Giving Medicine a Better Image with Wafer-scale CMOS Imagers

Submitting Institution

University of Lincoln

Unit of Assessment

General Engineering

Summary Impact Type


Research Subject Area(s)

Physical Sciences: Other Physical Sciences
Information and Computing Sciences: Artificial Intelligence and Image Processing
Engineering: Electrical and Electronic Engineering

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Summary of the impact

Development of the World's first radiation-tolerant, wafer-scale (13 cm square) CMOS imager (Active Pixel Sensor) which presents exciting new potential for medical, scientific and technological imaging with much improved performance and lower life-time costs. This development fully met a Grand Challenge set by EPSRC and the imager, called Dynamite, is being exploited in on-going trials for prostate cancer radiotherapy at the Royal Marsden Hospital/ICR and for diffraction-enhanced mammography at UCL/Ninewells Hospital, Dundee, and proton therapy imaging with Wellcome Trust support. Dynamite won the IET Innovation Award for Electronics (2012). A spinout company, ISDI Ltd, was formed in 2010 to further custom CMOS imager design and provision. [text removed for publication]

This case study demonstrates both major societal (healthcare) and economic impact through making commercially available new and revolutionary medical diagnostic and therapeutic imaging technology, being delivered directly a new start-up company. It also exemplifiers the entire entrepreneurial pipeline from RC-UK Basic Technology funding to successful company creation.

Underpinning research

Dynamite is the result of a long-term programme of research on the design and realisation of solid- state imagers by Professor Allinson. The specific challenges for radiation-tolerant (necessary because most medical imaging uses high-energy x-rays) and wafer-scale (one device per 200 mm (8") wafer) is to translate design methods for radiation-hardness into a practical, commercial process and ensure very high yield of fully-functional wafers.

Early work by Allinson included:

  • High-quality direct detection of crystallographic images in silicon (Reported to the Royal Society, 1989)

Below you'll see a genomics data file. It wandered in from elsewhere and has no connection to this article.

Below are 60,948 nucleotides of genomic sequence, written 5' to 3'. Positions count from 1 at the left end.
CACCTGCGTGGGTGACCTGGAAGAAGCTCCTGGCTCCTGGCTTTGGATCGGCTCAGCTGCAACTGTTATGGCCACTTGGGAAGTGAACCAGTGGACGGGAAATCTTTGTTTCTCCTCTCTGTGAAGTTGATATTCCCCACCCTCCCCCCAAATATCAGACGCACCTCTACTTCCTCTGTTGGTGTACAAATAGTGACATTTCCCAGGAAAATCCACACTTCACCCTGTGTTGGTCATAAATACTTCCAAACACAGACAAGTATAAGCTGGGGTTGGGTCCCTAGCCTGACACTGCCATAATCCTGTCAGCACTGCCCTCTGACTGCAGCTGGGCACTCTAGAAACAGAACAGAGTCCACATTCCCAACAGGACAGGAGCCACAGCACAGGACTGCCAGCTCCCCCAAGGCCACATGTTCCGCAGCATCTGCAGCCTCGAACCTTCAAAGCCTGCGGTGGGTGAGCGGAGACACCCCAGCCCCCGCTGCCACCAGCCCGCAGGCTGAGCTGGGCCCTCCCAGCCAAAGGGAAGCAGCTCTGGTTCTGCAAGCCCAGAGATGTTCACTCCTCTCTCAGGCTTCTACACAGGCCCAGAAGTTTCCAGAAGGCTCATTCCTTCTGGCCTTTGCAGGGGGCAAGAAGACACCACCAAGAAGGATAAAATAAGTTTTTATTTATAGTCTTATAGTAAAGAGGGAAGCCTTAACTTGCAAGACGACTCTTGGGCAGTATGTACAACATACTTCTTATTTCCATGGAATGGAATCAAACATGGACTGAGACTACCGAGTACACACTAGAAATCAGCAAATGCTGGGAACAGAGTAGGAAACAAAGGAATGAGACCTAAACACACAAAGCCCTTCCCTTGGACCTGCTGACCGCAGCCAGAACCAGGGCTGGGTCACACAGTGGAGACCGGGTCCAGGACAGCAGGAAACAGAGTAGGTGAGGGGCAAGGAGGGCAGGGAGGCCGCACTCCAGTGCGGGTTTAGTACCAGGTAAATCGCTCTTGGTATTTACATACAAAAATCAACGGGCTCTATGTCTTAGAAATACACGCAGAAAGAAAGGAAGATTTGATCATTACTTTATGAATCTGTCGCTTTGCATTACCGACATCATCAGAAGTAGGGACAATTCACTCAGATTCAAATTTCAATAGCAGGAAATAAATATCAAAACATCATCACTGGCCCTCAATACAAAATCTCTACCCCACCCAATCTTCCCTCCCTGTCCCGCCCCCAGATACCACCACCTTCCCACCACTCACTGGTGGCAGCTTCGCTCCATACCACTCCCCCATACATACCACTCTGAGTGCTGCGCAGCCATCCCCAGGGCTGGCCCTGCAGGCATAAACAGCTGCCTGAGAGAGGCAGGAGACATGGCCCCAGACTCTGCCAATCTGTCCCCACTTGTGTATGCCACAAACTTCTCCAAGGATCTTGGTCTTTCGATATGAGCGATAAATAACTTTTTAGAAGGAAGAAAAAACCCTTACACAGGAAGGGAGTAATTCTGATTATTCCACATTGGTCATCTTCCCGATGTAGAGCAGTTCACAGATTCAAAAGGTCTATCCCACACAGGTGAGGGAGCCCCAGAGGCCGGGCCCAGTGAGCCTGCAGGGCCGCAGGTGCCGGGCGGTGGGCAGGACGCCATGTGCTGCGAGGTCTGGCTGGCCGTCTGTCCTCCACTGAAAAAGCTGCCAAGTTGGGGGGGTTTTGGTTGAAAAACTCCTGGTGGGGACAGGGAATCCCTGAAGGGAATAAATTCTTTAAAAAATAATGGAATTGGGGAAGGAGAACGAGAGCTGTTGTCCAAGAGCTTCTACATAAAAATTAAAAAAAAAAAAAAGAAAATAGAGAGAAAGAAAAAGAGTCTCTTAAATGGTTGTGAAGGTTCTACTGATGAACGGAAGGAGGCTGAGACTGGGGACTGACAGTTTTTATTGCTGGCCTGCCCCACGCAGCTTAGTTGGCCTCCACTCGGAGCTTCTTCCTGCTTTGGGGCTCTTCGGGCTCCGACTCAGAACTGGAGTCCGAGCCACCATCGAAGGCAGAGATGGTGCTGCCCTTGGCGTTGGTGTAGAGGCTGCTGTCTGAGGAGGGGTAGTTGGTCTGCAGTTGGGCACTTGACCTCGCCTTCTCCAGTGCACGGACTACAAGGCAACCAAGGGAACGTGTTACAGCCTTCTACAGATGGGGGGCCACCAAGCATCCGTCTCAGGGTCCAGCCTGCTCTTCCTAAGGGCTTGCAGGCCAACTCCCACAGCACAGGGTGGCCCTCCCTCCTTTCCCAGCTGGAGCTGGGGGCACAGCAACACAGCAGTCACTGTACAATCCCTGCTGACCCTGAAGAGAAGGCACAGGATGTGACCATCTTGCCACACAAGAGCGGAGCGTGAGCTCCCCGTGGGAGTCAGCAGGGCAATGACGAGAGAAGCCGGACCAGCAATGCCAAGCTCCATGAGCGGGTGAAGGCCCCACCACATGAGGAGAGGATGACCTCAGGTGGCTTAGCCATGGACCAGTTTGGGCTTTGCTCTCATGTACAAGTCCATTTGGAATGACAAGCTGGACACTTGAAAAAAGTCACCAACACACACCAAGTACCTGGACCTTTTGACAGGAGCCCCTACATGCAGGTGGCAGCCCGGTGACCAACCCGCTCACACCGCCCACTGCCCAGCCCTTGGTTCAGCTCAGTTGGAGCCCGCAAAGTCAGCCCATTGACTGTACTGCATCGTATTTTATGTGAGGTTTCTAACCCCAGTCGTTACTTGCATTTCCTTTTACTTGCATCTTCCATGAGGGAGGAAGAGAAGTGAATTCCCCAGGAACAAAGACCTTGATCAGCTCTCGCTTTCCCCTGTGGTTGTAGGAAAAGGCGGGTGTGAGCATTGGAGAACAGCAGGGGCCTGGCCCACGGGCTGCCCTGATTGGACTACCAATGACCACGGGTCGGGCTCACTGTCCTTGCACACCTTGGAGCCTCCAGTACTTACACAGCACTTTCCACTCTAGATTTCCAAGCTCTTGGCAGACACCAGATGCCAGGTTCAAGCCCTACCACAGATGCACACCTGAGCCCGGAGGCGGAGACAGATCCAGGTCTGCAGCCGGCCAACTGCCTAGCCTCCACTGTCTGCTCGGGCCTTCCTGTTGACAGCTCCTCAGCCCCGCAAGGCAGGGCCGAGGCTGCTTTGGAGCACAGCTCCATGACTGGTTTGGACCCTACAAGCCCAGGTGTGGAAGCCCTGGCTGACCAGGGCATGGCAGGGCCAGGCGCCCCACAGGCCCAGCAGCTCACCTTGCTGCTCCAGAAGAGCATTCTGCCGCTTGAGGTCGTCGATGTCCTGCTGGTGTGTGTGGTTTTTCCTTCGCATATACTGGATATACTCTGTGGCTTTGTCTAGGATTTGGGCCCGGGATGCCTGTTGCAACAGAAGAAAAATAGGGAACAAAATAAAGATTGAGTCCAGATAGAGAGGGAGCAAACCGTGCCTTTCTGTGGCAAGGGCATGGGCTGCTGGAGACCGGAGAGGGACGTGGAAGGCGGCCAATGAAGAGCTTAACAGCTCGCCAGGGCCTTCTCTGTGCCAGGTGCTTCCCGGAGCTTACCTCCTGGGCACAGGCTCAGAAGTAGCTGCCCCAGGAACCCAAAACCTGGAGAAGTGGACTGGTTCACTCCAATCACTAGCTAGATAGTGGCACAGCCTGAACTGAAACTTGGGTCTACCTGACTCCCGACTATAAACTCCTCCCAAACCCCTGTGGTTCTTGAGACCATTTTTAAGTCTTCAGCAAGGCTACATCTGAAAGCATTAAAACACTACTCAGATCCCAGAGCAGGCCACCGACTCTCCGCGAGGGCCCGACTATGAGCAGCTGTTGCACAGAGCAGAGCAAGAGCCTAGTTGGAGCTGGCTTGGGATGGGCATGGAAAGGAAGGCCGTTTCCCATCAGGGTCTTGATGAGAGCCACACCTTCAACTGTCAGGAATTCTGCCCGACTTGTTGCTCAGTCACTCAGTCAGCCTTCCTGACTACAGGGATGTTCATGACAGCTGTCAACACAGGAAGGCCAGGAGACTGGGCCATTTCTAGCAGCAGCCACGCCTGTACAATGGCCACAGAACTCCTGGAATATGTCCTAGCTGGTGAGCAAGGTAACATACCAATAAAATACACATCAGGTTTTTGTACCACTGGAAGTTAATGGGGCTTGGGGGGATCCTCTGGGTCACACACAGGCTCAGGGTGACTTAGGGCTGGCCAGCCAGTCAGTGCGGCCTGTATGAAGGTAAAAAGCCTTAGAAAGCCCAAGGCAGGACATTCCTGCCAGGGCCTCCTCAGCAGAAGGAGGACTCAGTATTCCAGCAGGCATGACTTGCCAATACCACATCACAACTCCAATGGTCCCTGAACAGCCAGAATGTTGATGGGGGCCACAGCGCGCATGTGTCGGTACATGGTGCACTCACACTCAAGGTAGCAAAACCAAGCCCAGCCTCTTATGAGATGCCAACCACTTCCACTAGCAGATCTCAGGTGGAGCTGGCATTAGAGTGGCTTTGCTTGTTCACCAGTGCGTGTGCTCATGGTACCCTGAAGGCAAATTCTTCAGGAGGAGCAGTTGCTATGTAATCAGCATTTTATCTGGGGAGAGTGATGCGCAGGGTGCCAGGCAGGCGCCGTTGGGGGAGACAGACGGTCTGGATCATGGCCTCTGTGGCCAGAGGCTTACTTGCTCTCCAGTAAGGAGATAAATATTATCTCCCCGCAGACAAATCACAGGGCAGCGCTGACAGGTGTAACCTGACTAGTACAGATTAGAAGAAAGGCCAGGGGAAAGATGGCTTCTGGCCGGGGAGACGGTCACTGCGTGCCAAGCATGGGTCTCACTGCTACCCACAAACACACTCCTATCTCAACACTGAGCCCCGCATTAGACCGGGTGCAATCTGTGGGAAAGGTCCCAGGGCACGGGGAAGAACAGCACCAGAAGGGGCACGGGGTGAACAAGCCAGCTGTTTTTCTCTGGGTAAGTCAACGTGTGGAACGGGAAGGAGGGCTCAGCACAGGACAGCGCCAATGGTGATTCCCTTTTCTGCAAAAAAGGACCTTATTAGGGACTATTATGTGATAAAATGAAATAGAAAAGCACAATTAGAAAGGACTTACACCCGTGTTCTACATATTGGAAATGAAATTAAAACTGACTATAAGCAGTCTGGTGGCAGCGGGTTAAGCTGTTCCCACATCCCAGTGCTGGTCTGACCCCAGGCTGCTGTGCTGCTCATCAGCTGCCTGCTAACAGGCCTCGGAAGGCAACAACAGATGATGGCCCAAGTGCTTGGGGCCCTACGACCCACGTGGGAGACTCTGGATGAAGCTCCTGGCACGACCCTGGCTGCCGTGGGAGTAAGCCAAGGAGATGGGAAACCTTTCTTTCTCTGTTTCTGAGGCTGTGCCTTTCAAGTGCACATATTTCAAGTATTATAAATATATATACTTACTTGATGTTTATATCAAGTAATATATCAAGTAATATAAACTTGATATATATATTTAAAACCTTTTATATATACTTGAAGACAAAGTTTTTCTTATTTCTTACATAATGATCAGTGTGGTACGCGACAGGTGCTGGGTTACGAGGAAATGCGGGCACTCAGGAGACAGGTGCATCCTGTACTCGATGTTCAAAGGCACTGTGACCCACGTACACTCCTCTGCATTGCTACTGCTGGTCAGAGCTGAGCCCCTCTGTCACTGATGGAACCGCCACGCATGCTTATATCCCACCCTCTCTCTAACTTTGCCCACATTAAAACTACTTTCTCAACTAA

• Unique scientific instruments including POLO — a 5 CCD system for combined small-angle and wide-angle diffraction (SAX-WAX) studies at synchrotron sources (Funded by EPSRC, 1998).
  • Lowest-noise CCD (Charge-Coupled Device) large-area imager (Funded by the Foresight Challenge, 2002)

First major programme on CMOS Imagers was funded by a £4.4m Basic Technology grant, MI-3, led by Allinson, (2004 - 2009, University of Sheffield). The MI-3 consortium of 11 partners (STFC, UCL, Liverpool (x2), Glasgow, Brunel/Open University, York, Sheffield, ICR, MRC drove the development of Active Pixel sensors for scientific, medical and security applications. Six new CMOS imagers were developed including the 58 mm square Large Area Sensor (LAS). An EPSRC-funded translation grant, MI-3 Plus, was commenced in 2009 and completed in 2013. Its aim was to produce one device per wafer (wafer-scale) imagers for primarily medical applications (both diagnostic and therapeutic). MI-3 Plus was originally held at the University of Sheffield but transferred to University of Lincoln in Jan 2011 (on Prof. Allinson taking up the position of Distinguished Chair of Image Engineering). At the same time, all associated IP, including UK Patent, and commercialisation rights were transferred to Lincoln.

Initial top-level design work for Dynamite was commenced prior to the award of the Translation Grant; it was submitted to foundry in November 2010 and first processed wafers received during April 2011 with first-light tests performed 10 May 2011. All characterisation, demonstrator studies and commercialisation have been undertaken during the University of Lincoln's tenure. The key staff involved at Lincoln were Prof. Allinson and Dr Anaxagoras (PDRA, who now runs ISDI Ltd since Jan 2013 while retaining a 0.5 FTE research-only academic post at Lincoln). Other partners are Prof. Evans (Co-I) and Dr Osmond (PDRA) (Institute of Cancer Research, now University of Surrey); Prof Speller (Co-I) and Dr Konstantinidis (PDRA) (UCL) and Dr Wells (Co-I) and M Esposito (RA) (University of Surrey).